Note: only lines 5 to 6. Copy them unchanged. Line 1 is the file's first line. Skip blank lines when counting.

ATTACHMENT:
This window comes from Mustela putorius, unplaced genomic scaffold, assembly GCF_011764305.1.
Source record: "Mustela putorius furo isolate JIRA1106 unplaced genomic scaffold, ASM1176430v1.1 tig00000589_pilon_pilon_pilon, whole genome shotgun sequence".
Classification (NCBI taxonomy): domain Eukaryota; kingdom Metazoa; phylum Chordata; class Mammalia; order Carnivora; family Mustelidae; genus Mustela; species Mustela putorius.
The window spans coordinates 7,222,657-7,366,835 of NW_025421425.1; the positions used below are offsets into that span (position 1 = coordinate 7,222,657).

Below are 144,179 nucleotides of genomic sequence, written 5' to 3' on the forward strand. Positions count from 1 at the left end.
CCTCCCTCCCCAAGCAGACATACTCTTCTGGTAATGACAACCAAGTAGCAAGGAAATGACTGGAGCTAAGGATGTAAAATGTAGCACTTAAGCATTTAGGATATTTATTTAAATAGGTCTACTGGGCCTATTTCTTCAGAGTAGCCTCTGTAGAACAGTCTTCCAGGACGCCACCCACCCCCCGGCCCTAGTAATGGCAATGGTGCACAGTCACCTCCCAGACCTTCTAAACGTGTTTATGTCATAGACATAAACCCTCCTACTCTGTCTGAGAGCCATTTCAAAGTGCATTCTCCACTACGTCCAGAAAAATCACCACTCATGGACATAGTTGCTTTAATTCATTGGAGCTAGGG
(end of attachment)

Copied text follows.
Below are 144,179 nucleotides of genomic sequence, written 5' to 3' on the forward strand. Positions count from 1 at the left end.
CCTCCCTCCCCAAGCAGACATACTCTTCTGGTAATGACAACCAAGTAGCAAGGAAATGACTGGAGCTAAGGATGTAAAATGTAGCACTTAAGCATTTAGGATATTTATTTAAATAGGTCTACTGGGCCTATTTCTTCAGAGTAGCCTCTGTAGAACAGTCTTCCAGGACGCCACCCACCCCCCGGCCCTAGTAATGGCAATGGTGCACAGTCACCTCCCAGACCTTCTAAACGTGTTTATGTCATAGACATAAACCCTCCTACTCTGTCTGAGAGCCATTTCAAAGTGCATTCTCCACTACGTCCAGAAAAATCACCACTCATGGACATAGTTGCTTTAATTCATTGGAGCTAGGG